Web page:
Women with ACS are older, which might explain a priori that women are less likely to be treated with evidence-based medication, because older patients are more likely to be undertreated.17 Interestingly, this fact also holds true for the SWEDEHEART registry, which revealed that women with ACS receivedbeta-blockers, statins, and aspirin less often. Furthermore, the awareness of the increased bleeding risk in women may result in an inappropriate use of anticoagulation during hospitalization and aggressive new dual antiplatelet therapies. Finally, women eventually undergoing angiography often present with a typical morphology with smaller size coronary arteries, which are less inviting for interventional treatment on the one hand and less promising for a beneficial long-term outcome on the other.18 In contrast, women undergoing coronary artery bypass grafting (CABG) seem to have a better short-term mortality than men.19

Lessons to learn

We have to face the fact that there are gender differences in patients with ACS. Some factors, such as age and the prevalence of co-morbidities, cannot be modified. However, differences related to the diagnostic work-up and to interventional and/or medical treatment are modifiable. They do not, however, all necessarily translate into a worse outcome, as shown in the SWEDEHEART registry. In particular, if the invasive concept is kept equal, any gender difference in medical management seems to disappear.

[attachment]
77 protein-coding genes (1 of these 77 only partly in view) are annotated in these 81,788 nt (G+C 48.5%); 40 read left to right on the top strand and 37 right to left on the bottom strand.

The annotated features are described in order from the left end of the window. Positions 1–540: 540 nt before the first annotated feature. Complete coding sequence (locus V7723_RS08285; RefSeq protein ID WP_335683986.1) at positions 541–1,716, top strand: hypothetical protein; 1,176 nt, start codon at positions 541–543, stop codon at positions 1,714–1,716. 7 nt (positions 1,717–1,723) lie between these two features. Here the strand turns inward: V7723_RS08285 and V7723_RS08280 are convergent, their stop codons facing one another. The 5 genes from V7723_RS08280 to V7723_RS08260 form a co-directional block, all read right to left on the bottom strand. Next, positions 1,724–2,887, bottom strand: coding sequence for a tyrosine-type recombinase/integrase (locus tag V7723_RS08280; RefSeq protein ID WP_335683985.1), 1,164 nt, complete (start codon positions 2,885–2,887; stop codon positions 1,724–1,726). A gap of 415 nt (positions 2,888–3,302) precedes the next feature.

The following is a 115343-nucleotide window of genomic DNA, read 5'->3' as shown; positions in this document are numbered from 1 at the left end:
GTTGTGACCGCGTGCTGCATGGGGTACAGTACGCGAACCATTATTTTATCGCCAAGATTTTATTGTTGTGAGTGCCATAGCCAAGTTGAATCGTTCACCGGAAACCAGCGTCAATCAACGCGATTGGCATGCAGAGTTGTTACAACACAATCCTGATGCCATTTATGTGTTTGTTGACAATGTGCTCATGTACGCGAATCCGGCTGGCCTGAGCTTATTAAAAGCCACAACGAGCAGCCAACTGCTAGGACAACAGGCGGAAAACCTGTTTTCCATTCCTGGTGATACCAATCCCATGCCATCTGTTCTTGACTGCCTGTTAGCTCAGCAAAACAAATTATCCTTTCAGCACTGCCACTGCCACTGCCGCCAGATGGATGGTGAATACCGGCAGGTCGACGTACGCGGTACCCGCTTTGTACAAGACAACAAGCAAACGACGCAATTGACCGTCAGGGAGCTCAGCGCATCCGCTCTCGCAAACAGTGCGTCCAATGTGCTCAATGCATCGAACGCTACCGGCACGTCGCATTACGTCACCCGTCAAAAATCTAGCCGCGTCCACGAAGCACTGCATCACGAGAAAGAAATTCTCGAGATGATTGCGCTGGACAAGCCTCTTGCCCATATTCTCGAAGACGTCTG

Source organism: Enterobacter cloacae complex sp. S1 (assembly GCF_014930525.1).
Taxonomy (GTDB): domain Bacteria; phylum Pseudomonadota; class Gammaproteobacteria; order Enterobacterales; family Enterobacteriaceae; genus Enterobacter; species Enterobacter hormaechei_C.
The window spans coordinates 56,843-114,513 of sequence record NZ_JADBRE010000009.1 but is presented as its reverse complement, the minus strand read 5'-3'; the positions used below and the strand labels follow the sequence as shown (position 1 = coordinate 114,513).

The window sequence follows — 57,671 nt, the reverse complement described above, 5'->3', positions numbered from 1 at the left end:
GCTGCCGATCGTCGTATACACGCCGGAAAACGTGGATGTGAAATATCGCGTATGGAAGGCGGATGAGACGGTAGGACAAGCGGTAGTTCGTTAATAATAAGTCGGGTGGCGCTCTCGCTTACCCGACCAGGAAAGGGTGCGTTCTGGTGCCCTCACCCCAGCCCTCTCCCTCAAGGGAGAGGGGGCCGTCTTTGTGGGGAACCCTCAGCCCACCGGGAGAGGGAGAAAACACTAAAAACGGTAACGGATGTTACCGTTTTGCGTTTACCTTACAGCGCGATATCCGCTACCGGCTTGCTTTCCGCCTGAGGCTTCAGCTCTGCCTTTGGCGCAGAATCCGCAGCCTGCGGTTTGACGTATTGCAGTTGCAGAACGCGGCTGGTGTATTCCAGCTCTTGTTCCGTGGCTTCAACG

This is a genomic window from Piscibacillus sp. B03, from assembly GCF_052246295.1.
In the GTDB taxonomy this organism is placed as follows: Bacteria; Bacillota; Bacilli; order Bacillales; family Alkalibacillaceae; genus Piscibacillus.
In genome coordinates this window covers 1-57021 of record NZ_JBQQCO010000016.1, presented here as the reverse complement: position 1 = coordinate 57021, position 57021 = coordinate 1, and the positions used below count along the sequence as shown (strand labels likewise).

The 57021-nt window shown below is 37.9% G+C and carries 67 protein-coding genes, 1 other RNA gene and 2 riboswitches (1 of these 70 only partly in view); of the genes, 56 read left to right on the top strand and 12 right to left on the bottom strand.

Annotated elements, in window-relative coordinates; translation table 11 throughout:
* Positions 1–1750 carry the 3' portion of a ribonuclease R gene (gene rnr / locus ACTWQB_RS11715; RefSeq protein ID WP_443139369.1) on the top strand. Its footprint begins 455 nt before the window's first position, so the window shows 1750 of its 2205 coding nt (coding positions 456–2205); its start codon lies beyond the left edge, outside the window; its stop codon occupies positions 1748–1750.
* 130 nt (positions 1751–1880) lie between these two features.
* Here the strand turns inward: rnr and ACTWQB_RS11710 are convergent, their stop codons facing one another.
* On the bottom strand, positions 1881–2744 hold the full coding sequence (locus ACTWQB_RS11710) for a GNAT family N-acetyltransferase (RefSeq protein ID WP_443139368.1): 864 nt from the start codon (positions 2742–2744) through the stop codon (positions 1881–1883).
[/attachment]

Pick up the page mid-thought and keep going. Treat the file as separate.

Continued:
The under-representation of women in randomized clinical trials carries the risk that the interpretation for female patients is skewed when the result is driven by the male patients. Accordingly, subanalyses of randomized clinical trials related to women should be carefully interpreted and confirmed in large registries as in SWEDEHEART. Therefore, the SWEDEHEART registry is not a Swedish paradox, but rather represents real world management and is a valuable tool for improving our understanding of the role of gender in ACS.

Conflict of interest: none declared.

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Author notes

The opinions expressed in this article are not necessarily those of the Editors of the European Heart Journal or of the European Society of Cardiology.
doi:10.1093/eurheartj/ehr349.